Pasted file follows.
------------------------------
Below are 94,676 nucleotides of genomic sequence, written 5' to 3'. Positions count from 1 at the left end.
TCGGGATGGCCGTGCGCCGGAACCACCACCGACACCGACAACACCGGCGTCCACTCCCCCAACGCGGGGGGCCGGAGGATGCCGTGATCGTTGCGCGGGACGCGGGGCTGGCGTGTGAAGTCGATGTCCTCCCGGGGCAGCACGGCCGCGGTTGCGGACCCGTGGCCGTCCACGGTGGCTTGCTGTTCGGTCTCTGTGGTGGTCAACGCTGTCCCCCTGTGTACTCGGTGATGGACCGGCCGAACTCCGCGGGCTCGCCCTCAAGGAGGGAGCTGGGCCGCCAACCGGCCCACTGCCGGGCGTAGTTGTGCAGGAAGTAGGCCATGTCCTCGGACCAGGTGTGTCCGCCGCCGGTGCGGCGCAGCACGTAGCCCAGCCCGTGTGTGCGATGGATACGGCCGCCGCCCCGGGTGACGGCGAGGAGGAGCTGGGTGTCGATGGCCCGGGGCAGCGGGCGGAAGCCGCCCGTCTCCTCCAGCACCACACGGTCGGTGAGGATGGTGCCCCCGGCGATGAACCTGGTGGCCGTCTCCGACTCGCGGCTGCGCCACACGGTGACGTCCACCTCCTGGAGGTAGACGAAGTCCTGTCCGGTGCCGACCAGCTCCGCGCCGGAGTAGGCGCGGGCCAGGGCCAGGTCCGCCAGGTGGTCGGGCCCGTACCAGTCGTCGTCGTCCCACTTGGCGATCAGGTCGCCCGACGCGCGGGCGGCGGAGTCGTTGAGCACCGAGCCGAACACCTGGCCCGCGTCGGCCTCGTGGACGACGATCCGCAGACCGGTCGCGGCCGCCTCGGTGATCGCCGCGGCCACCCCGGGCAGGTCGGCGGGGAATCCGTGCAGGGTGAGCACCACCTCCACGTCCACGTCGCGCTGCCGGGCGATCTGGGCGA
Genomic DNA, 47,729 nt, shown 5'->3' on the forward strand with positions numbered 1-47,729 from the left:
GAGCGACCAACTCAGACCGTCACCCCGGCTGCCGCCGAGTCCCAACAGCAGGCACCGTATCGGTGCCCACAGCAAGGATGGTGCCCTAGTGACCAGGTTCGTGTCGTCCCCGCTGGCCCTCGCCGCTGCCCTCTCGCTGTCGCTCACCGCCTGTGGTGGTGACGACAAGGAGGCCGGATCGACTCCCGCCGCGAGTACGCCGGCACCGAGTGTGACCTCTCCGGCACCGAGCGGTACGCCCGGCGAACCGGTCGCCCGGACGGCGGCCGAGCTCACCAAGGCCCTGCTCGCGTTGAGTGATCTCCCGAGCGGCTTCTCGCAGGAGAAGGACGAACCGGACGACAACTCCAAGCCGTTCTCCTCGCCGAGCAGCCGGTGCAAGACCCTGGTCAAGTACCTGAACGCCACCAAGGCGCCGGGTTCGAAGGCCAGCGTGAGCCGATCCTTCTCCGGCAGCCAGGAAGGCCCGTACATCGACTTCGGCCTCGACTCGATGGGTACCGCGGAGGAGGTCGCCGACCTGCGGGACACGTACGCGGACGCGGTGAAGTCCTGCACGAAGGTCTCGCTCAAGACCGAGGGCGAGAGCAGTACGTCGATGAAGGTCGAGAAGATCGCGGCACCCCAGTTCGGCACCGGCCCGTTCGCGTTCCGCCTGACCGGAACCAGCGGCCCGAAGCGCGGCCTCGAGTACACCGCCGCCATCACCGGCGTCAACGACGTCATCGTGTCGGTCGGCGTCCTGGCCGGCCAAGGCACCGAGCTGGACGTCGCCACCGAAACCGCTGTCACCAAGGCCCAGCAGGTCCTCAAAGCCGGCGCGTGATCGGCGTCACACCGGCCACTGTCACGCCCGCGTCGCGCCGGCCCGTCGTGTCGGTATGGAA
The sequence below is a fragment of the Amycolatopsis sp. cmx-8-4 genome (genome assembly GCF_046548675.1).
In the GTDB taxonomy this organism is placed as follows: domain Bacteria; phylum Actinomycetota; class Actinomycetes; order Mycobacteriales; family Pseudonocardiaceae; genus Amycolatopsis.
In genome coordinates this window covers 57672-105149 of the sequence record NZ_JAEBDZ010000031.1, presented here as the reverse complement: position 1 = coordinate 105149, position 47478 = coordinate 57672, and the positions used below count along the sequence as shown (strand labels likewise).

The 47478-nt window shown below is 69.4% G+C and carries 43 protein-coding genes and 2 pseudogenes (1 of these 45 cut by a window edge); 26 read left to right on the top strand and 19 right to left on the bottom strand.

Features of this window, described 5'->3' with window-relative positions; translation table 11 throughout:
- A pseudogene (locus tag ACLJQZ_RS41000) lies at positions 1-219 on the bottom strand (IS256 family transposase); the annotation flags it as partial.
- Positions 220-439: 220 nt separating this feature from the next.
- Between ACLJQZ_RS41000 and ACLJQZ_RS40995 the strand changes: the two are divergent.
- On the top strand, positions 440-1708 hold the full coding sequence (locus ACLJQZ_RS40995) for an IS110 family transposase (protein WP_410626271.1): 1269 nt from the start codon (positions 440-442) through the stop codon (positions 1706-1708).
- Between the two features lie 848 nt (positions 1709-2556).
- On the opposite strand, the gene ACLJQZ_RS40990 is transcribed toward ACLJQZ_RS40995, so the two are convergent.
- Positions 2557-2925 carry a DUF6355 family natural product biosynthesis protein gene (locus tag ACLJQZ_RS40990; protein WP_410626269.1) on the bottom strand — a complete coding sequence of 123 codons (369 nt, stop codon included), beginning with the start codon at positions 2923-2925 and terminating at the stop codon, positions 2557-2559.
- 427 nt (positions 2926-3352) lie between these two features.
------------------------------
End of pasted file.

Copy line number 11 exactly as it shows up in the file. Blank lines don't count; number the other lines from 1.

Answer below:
- Positions 220-439: 220 nt separating this feature from the next.